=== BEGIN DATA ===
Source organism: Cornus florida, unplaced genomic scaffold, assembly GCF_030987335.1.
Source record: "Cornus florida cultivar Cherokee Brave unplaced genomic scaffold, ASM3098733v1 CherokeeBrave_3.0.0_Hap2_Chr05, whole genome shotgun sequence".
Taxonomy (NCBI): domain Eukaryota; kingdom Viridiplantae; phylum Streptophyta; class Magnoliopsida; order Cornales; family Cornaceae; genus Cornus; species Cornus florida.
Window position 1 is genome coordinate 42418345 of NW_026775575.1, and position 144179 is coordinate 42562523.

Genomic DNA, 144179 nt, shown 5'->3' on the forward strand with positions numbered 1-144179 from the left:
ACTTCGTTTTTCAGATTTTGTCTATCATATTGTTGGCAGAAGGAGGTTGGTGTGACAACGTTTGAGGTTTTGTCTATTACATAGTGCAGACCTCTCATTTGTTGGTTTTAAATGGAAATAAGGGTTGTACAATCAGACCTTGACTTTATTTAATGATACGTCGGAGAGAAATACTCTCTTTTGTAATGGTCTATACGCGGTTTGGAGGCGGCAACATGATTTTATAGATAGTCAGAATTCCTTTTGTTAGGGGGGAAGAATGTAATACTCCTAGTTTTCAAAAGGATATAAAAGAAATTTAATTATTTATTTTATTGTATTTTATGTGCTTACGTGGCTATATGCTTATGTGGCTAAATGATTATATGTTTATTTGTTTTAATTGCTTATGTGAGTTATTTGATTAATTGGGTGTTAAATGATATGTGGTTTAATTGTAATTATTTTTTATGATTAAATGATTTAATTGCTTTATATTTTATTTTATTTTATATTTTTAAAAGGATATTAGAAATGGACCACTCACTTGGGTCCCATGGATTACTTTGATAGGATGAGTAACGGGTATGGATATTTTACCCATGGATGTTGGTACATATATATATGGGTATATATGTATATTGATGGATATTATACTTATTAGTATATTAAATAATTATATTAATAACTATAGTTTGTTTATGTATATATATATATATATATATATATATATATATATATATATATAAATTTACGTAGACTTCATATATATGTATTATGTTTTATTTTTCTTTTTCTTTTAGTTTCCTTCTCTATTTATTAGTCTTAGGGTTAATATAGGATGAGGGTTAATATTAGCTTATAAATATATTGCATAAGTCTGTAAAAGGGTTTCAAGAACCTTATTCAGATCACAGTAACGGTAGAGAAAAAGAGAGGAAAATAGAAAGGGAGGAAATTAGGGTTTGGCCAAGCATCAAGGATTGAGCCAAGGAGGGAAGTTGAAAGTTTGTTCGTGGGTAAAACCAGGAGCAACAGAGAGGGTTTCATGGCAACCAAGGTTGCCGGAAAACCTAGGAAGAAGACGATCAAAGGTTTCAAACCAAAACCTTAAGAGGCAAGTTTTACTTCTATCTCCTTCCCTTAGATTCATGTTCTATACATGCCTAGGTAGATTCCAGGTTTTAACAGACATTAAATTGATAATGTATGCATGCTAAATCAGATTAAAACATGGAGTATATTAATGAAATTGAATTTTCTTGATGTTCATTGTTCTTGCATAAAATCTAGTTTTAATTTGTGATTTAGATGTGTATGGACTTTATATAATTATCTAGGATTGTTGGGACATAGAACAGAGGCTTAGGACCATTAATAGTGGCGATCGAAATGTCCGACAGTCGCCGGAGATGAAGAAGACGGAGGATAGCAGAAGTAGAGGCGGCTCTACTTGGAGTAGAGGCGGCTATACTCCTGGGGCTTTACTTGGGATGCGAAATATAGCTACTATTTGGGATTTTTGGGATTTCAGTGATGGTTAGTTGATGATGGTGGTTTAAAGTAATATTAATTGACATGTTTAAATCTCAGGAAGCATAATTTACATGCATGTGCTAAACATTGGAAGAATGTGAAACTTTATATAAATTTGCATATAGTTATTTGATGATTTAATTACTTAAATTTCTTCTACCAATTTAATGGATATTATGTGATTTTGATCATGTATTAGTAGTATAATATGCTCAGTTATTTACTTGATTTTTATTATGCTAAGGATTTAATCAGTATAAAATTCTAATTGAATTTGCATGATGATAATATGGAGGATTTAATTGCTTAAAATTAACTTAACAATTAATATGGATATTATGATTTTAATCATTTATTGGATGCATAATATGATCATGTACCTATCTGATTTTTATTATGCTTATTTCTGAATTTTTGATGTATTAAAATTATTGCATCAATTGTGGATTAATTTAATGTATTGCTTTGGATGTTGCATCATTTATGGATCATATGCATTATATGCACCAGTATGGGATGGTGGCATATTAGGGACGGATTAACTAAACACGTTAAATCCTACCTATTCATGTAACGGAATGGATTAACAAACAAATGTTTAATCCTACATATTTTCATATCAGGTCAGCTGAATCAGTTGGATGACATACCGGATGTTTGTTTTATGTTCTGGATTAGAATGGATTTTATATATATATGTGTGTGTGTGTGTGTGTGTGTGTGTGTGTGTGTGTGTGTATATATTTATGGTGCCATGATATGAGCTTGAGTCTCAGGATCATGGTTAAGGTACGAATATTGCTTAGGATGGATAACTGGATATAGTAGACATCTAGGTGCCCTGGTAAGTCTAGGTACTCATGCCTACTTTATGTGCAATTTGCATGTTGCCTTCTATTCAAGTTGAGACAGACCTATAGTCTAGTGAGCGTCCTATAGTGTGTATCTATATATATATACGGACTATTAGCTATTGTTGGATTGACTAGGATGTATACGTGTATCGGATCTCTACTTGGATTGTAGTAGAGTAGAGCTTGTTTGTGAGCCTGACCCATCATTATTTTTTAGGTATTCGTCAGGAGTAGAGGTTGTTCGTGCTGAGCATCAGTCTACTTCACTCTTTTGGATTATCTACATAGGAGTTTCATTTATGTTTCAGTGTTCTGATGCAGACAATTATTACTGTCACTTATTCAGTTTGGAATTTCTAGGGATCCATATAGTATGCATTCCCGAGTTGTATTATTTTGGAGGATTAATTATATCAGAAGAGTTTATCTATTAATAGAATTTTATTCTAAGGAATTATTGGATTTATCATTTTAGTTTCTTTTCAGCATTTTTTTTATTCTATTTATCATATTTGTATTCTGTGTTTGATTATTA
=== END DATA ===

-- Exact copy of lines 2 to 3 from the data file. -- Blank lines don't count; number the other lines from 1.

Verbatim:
Source record: "Cornus florida cultivar Cherokee Brave unplaced genomic scaffold, ASM3098733v1 CherokeeBrave_3.0.0_Hap2_Chr05, whole genome shotgun sequence".
Taxonomy (NCBI): domain Eukaryota; kingdom Viridiplantae; phylum Streptophyta; class Magnoliopsida; order Cornales; family Cornaceae; genus Cornus; species Cornus florida.